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Student Essay competition 2006 - Winning Entry by
Catherine Johnson, 2nd year undergraduate at University of Liverpool

This question takes me back to a hot day in Kerala, a south-Indian state. I am seated in a classroom with about 50 other students around me and the teacher in front of us is teaching us Laplace transforms, a maths topic. As she continues to write formula after formula in complete anticipation that we will remember these lovely lines of literally Greek letters and numbers, I begin to question this method of teaching.

It is true that some of the brains that are used in huge industries such as NASA, Nokia etc are Indians, but when I look at myself and my classmates I see us memorising things we do not understand. Even simple laws that govern physics, which seem logical to simply think through when required need to be memorised. Surely, this is not the way things are taught in IIT, one of the best universities in India, and other centres around the world?

That was when I thought to myself, I had to do the course I have always dreamed of doing, but I had to be able to discover it for myself. I wanted to go and be taught to learn and discover . A place where everything is explained in the order they were discovered or invented, with reasoning behind every assumption or law. Somewhere where people realise that understanding is much more important and more permanent than memorising and remembering. Somewhere where I could go away with what I have learnt and be able to use it straight away; where I would be able to build on what I have learnt and take it as far as I please and more. A place where making a mistake isn’t wrong - because you are still learning . That was where I wanted to pursue my long-lived dream course – Aerospace Engineering with Materials.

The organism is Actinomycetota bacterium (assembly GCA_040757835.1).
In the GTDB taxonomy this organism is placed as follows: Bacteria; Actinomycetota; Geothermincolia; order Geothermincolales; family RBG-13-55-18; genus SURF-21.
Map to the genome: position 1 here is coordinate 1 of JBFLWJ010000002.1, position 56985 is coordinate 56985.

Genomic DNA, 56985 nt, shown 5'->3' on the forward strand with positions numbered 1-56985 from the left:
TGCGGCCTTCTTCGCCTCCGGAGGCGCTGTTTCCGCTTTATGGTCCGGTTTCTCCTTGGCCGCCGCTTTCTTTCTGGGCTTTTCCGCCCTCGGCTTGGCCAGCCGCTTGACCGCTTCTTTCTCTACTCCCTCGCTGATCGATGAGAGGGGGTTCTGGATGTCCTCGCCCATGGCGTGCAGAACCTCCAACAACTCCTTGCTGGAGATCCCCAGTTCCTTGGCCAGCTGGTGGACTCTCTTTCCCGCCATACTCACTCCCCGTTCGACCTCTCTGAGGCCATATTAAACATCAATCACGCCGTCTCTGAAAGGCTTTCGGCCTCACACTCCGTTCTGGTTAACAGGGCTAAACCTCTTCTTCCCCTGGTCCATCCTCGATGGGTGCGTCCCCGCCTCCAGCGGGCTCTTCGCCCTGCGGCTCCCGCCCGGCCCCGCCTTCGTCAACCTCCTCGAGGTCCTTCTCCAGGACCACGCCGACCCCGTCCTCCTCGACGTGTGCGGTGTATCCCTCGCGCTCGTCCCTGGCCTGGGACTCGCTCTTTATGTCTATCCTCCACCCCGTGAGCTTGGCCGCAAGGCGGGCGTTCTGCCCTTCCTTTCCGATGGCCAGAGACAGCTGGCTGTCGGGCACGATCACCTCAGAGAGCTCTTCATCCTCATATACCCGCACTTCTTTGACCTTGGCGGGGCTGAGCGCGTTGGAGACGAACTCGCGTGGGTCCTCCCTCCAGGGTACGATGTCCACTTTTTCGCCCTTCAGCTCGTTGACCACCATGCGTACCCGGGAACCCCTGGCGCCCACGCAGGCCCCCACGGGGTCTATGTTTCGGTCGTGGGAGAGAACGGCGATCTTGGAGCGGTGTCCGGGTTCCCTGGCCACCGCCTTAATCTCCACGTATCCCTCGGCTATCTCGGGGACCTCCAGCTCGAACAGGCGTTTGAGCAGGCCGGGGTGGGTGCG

My thoughts were cut short abruptly by my friend nudging me with her elbow, and when I looked around the teacher was looking at me expectantly and all eyes were fixed on me. “Well, do you know the answer?” she asked. I’ll leave the story there for your own imaginative endings.

So, I came away knowing one thing. I needed to find this place – this education centre and the course had to be as short as possible to save time and money. I searched and found the perfect place – the UK. Although it was quite an expensive course for an international student, it would take me 4 years to get my Masters degree and I could get a scholarship, if not, a sponsor.

To cut a long story short, I applied to the University of Liverpool among other places and finally obtained sponsorship. Soon September 2004 came and I was in the place I had dreamed of – the perfect educational centre. I was very excited to be here.